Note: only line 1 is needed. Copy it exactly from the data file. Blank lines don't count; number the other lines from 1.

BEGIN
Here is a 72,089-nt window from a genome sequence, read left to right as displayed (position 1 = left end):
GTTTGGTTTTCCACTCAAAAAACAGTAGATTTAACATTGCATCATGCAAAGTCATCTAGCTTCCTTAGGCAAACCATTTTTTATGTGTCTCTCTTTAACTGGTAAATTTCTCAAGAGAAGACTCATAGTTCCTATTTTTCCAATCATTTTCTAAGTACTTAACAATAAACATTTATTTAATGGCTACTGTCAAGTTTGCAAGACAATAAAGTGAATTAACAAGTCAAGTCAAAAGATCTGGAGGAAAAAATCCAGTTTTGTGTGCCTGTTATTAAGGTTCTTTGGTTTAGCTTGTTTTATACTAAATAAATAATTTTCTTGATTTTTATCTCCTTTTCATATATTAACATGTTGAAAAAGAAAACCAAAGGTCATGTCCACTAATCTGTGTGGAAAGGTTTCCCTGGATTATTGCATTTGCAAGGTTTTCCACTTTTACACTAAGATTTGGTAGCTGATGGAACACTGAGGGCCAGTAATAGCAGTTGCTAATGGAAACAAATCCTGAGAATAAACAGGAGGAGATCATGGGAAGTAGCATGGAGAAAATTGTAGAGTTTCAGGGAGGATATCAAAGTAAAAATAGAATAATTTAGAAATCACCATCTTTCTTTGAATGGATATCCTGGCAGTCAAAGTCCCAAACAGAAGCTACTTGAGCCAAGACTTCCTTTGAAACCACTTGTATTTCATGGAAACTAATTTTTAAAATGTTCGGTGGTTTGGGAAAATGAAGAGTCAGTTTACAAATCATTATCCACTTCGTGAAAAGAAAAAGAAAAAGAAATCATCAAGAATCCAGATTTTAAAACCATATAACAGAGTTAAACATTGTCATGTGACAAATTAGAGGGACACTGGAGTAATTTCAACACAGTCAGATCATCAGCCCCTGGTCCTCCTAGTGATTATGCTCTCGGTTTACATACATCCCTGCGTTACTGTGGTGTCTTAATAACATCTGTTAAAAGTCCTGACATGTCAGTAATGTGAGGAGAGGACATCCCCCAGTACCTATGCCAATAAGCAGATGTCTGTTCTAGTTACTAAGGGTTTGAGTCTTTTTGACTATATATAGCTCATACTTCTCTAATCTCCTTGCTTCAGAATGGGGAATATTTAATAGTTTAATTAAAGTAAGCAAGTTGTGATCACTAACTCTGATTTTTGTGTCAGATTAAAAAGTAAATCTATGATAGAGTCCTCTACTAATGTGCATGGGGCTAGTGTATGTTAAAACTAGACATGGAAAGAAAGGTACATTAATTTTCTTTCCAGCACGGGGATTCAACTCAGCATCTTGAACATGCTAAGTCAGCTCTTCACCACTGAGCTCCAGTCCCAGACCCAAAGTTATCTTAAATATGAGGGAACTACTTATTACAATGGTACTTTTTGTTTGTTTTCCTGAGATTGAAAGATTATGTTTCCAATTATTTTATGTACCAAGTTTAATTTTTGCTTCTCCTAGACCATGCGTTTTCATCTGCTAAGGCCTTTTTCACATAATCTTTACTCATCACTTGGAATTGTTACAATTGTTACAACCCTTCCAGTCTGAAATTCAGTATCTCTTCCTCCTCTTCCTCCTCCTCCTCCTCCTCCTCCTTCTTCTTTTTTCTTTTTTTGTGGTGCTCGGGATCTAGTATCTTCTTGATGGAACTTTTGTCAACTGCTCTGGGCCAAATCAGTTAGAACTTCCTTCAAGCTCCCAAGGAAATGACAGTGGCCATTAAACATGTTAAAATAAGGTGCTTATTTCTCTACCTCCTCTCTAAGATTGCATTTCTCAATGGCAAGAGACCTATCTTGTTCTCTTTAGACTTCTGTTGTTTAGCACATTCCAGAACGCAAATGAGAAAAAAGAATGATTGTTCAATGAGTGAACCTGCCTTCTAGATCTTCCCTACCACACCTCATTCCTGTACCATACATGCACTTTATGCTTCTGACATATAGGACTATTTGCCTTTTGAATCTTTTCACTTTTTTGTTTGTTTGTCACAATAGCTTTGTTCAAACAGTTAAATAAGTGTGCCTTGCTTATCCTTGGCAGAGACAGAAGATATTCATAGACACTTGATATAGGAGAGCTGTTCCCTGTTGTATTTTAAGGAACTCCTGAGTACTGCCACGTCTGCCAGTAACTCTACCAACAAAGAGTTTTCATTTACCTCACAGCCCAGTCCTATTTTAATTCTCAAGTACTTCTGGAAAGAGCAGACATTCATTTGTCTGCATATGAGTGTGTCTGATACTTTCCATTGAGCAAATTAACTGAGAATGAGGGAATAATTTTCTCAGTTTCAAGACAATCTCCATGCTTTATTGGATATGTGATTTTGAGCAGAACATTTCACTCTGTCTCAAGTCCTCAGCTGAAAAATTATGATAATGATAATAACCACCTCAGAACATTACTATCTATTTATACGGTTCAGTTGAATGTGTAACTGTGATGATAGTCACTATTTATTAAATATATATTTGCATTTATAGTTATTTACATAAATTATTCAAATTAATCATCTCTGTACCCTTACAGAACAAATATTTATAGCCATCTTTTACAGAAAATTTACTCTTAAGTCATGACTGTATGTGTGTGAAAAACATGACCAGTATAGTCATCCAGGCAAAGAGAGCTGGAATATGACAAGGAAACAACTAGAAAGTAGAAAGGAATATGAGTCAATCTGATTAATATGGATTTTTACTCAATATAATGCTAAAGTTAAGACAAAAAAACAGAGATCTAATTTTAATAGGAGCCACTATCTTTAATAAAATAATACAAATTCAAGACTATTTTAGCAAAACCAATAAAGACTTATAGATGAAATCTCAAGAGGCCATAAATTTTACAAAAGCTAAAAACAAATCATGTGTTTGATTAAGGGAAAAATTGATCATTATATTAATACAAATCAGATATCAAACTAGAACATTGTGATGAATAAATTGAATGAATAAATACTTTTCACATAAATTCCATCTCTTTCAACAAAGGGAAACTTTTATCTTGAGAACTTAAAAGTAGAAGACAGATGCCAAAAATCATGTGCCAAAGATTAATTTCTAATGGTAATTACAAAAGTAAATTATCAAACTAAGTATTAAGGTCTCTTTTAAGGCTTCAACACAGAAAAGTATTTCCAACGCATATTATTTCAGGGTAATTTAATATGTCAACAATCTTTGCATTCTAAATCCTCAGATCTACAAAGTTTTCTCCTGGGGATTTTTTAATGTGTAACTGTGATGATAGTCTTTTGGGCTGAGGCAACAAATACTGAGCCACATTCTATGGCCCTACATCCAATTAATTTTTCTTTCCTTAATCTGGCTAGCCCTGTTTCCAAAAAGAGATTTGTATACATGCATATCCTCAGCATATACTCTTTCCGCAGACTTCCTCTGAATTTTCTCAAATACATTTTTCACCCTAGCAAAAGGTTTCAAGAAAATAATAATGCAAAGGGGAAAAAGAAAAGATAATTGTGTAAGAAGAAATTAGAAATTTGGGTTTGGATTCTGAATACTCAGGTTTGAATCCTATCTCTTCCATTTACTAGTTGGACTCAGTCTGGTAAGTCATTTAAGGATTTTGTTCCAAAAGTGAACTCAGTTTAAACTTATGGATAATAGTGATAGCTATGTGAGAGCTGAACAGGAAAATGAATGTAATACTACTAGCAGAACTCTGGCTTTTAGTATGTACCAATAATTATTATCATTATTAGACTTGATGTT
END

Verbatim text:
Here is a 72,089-nt window from a genome sequence, read left to right as displayed (position 1 = left end):